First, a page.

Cesare resigned after the tournament, but he was back four years later as Paraguay manager at the 2002 World Cup. He also stepped in as a caretaker manager every time Milan called on him over the decades. Cesare Maldini retired in 2002 and passed away aged 84 in 2016. The entire country mourned.
The central link in this prestigious Milanese chain is the most famous. Paolo Maldini, born in 1968, is indisputably one of the best defenders in the history. He made his debut in 1985 as a 16-year-old as an emergency right back. But it was on the left he rose to global fame.
Paolo was an impeccably clean, composed and athletic full-back. Writer Sebastiano Vernazza labelled him as ‘universal and unstoppable’. Despite his preferred right foot he made the left back slot his own for Milan and Italy. At the 1990 World Cup he was encouraged to get forward, demonstrating his stamina.
The best defender of the 1990s, Paolo had two trademarks: one was an unshakeable commitment to fair play. The other was a supernatural ability to slide tackle a winger with clinical precision, before springing back to his feet and running off with ball. All while the man he just dispossessed was still trying to work out what had happened.
His timing was exquisite, and he moved into central defence permanently in the late 90s (having played there flawlessly in both the Champions League and World Cup finals in 1994 because of injuries and suspensions to others).
Paolo only ever represented Milan, despite serious interest from Juventus and later Chelsea. Sir Alex Ferguson also confessed to asking Cesare about luring Paolo to Old Trafford. The old Scot received a polite refusal. The princely star retired in 2009 after winning 7 league titles, 5 European Cups/Champions Leagues and 902 appearances in all competitions.
Further evidence of his other-worldly talent is that he only had two spells of poor form in a 25-year career at the highest level. In the early 90s he suffered his first blip when he encountered the two of the three men who he described as his toughest opponents: Marseille pair Chris Waddle and Abedi Pele. The other who later gave him severe problems was Brazilian Ronaldo.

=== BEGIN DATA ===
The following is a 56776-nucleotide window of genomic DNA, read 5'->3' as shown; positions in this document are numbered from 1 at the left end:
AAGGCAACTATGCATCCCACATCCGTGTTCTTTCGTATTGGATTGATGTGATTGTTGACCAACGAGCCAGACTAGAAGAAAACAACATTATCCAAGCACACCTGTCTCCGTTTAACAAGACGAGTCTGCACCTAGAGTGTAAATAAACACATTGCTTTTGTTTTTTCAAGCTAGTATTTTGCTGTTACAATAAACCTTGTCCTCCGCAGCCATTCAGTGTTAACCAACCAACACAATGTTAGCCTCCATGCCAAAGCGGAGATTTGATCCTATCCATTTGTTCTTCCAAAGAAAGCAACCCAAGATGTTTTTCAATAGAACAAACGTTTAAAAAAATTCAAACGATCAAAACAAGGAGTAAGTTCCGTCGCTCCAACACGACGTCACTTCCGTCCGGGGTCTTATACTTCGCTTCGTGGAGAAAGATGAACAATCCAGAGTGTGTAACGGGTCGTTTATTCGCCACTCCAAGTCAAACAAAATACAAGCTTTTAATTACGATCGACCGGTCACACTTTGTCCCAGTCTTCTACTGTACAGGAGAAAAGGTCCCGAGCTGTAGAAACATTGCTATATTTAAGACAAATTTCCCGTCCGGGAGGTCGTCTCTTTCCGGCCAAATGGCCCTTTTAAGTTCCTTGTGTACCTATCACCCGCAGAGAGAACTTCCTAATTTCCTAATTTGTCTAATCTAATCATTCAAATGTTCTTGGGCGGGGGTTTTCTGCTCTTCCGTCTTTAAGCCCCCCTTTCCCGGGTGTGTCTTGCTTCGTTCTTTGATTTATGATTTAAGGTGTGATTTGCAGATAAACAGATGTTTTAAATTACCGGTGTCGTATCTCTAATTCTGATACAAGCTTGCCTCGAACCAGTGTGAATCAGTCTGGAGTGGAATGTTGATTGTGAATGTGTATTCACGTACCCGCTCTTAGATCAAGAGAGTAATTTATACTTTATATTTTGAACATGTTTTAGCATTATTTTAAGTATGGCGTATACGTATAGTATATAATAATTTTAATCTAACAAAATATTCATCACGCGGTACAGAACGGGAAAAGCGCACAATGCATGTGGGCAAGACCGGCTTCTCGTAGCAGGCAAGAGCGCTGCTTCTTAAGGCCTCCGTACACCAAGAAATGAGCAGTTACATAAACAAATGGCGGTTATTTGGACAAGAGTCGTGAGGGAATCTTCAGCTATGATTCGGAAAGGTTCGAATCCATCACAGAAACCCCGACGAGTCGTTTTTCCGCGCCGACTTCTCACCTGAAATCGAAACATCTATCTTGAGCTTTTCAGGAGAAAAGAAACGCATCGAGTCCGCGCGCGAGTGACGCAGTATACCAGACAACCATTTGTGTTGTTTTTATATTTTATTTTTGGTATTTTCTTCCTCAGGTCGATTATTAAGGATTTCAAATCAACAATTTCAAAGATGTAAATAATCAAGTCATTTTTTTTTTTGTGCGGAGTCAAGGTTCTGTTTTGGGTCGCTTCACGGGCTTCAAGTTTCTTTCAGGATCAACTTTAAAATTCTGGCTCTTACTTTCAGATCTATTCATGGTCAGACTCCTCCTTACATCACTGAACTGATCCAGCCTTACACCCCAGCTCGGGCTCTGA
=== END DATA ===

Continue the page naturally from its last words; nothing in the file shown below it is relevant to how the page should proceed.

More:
Then when his team-mate and mentor Franco Baresi retired in 1997, Maldini found it difficult to acclimatise to life without his veteran partner on the pitch. That phase passed quickly enough. Between 1988 and 2002 he donned the Italy shirt 126 times.
After his final season Paolo’s relationship with the club was difficult. He refused offers to work for the Rossoneri claiming they weren’t suitable, but informed voices said the genuine motive was his icy rapport with chief executive Galliani.
Maldini felt the directors could have prevented some of the abuse the player received from a small but influential section of the Ultras at the club towards the end of his career. The ex-skipper allegedly never forgave Galliani.
When Chinese owners bought the club in 2017, new efforts were made to recruit the former No 3. They too were snubbed. Maldini felt his potential position ‘was never well defined’. Although privately it’s believed he wasn’t convinced by new chief Li Yonghong’s operation.
But when US finance group Elliott took control of the seven times European champions in July 2018, Maldini sensed the time was right to return to his football family. Part of Paolo’s current mandate as director of football includes overseeing new signings, along with fellow ex-player Zvonimir Boban.
The pair are keen on hungry young players with margin for improvement like Algerian playmaker Ismael Bennacer, Portugal U21 forward Rafael Leao and versatile Belgian Alexis Saelemaekers. Although when the opportunity to sign ageing ace Zlatan Ibrahimovic sprang up, they couldn’t say ‘no’.
Paolo Maldini has no influence over who coach Pioli selects. Daniel’s presence on the pitch has got nothing to do with his birth certificate.
Daniel will be eased in, but that won’t stop fans dreaming of him becoming the third member of the Maldini dynasty to lift the European Cup/Champions League as captain. That seems unlikely, but remember, this is the Maldini family.